While most job interviews are no longer face-to-face, they are screen-to-screen. You’ll still prep in much the same way—except you don’t have to leave the comfort of your home. The world’s gotten a lot better at video calls, and remote work and interviews are likely here to stay. To make the right impression, what steps are you taking to prepare for your virtual SRE job interview?
If you’d like some guidance, we’re here to help.
Key Differences Between In-Person and Online Interviews
Virtual interactions are much more common today than ever, but they are still different than being there in person. The obvious difference is that online interviews don’t invoke all your senses. You can’t smell the environment or shake hands with the person.
However, you can still pick up on nonverbal cues, look into someone’s eyes, and practice active listening. You can be just as engaged with someone virtually.
There are some pros of virtual job interviews, including:
- Feeling less nervous since you’re in your own setting
- Reducing anxiety that inexplicably comes with going to a new office, finding parking, and navigating to the right spot
- Being less distracted in an online environment because there’s no one walking past the conference room or interrupting the interviewer
5 Steps to Ace Your SRE Job Interview
To ensure you make the best impression and that both parties learn about the other, here are some steps to take to prepare for your video interview:
1. Test your technology.
You’re in a technical field, so you know the basics, but it never hurts to do a test run.
Ensure your camera and headset or microphone are working correctly and that there are no connectivity issues. Arrive in the virtual room about 10 minutes early to ensure there are no last-minute hiccups that could derail your conversation.
2. Create the best environment.
A video call creates an intimate setting, and you want to make sure it’s optimal. That starts by getting the lighting right. Overhead lights aren’t great for video calls. Natural lighting is the best option if possible. If not, then use a soft light behind your webcam.
Next is the camera angle. You want to show more than just your head! Ideally, you want the camera at eye level. If you’re just using the camera from your laptop, you can raise it by propping some books under it.
Now that you’re looking good, move on to your background. Making it simple and distraction-free is the best direction. Many people use virtual backdrops to hide their surroundings, but as you probably know, it can make you like you’re floating. You can also use a feature that blurs the background and keeps you in focus.
Finally, be sure to use a room with a door so you can close it. As much as the world understands interruptions by family members and pets, this is one video call that you need to be free from intrusions.
3. Look your best.
While wearing pajamas to work is certainly a trend, you’ll want to dress sharply for your virtual interview. That doesn’t mean you need to wear a suit because many companies don’t have that type of traditional culture. Business casual should be your go-to. Before the interview, you may want to freshen up your appearance with a haircut or beard trim.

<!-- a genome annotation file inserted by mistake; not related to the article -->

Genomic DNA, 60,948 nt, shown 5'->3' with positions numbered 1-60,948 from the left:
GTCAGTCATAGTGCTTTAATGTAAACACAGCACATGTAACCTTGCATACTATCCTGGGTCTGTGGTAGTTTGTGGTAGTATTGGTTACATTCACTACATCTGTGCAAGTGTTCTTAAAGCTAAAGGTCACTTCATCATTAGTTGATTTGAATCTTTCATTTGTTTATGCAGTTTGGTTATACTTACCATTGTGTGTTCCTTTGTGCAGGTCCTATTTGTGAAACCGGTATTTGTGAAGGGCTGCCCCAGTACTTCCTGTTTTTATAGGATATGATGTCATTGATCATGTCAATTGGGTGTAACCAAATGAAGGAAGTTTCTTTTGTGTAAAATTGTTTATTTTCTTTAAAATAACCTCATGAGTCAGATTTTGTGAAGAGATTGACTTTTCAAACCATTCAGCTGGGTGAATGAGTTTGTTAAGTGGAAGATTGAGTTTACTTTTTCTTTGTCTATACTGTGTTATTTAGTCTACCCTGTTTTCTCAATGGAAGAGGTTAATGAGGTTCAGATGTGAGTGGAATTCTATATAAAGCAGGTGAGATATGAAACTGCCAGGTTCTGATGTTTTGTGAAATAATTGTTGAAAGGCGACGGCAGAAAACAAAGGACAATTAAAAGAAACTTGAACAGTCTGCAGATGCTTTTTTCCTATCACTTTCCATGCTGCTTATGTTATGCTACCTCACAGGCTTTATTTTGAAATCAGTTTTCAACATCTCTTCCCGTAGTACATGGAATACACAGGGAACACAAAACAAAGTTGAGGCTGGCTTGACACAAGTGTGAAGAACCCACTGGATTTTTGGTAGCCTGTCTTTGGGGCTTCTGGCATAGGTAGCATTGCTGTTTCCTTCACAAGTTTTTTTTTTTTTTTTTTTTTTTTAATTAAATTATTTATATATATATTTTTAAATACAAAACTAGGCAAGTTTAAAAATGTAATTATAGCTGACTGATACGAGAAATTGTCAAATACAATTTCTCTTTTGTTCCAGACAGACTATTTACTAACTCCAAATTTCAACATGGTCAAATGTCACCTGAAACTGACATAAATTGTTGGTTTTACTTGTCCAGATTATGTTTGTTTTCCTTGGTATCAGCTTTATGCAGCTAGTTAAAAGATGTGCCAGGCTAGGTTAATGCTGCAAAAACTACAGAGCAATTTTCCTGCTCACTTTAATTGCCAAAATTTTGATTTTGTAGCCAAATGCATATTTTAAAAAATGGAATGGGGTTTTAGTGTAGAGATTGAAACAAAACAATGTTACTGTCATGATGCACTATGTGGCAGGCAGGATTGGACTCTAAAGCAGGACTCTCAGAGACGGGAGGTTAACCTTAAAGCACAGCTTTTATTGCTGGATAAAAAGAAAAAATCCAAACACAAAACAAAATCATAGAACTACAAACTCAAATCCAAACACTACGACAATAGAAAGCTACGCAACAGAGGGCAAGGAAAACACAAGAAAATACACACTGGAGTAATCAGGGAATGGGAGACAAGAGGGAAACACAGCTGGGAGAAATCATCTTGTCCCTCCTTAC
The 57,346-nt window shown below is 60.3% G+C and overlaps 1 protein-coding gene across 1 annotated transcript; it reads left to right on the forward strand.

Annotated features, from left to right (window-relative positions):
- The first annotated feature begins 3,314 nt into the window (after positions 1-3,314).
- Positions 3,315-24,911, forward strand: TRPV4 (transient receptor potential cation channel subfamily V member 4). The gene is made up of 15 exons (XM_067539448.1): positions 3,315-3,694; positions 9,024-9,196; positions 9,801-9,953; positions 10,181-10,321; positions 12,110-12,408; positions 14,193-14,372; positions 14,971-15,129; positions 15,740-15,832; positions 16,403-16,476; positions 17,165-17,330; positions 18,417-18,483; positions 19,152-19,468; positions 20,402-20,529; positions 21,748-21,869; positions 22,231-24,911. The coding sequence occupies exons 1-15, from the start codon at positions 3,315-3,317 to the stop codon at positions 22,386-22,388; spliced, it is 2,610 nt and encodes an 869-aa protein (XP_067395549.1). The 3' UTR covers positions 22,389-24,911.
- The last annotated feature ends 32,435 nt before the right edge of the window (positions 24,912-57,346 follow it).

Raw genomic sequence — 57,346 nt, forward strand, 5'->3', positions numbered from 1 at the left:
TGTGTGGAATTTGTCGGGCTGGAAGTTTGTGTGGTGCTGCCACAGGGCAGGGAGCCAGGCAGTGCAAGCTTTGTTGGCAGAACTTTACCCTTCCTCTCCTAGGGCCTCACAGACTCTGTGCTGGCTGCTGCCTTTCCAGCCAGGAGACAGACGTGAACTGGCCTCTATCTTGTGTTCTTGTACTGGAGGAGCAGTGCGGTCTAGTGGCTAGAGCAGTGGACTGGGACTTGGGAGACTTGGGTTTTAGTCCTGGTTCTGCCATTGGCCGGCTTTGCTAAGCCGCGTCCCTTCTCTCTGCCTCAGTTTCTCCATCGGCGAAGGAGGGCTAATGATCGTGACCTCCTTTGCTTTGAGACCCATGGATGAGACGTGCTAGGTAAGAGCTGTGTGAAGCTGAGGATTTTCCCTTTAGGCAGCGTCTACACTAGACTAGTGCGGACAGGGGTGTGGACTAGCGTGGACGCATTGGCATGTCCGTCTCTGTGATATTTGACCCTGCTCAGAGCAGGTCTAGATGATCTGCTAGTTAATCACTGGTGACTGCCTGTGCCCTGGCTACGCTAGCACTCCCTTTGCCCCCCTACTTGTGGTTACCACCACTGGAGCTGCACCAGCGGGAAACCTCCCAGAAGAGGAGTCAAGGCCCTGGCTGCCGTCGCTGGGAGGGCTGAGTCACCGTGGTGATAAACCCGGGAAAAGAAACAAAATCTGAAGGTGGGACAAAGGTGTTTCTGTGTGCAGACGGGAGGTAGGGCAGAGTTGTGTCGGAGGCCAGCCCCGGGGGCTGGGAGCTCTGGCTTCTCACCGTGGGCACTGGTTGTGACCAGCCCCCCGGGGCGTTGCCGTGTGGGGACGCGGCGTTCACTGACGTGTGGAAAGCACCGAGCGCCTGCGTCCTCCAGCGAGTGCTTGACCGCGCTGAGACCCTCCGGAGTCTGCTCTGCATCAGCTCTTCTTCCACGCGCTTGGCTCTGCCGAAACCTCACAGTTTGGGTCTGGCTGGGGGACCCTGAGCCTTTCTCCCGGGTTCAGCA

There are other physical aspects to the interview to consider. Maintaining eye contact works the same way virtually as it does in person. You should also be aware of your body language. You communicate as much with your body as you do with your voice, so be positive and welcoming. Check out these body language tips for virtual meetings. They offer a new perspective on classic body language updated for the modern, online world.
4. Be ready to answer hard questions.
The job of an SRE is highly specialized, so prepare for possible questions you may be asked. Your interview will likely have different phases. The company wants to get to know you and your journey to this spot. They’ll also probably ask specific questions about tools you’ve used, your experience in a DevOps culture, and how you accomplished goals and objectives in your SRE role.
You should consider several different scenarios for questions. Think back to your most recent interview or what questions you’d ask a prospective SRE. Don’t dwell on this, but be ready with examples and anecdotes. People remember the stories you tell them, not a list of duties.
5. Make your own list of questions.
An interview is a two-way street. You’re interviewing the company just as much as they are interviewing you. Hiring in the DevOps world is very candidate-driven. That doesn’t mean you should assume you’ll get any job, but it does mean you have choices. All parties want it to be a long-term fit, so write down some of your own questions about the company’s culture and goals as well as the challenges they are facing to achieve these.
Be sure to check out this related post: "DevOps Interview Tips"
SRE Opportunities Abound
The market for SREs continues to be hot, and highly qualified professionals are in demand. That’s great news for you, but you want to be purposeful in seeking these out and being prepared for the interview.
If you’d like to know what the market looks like, connect with our SRE recruiters today.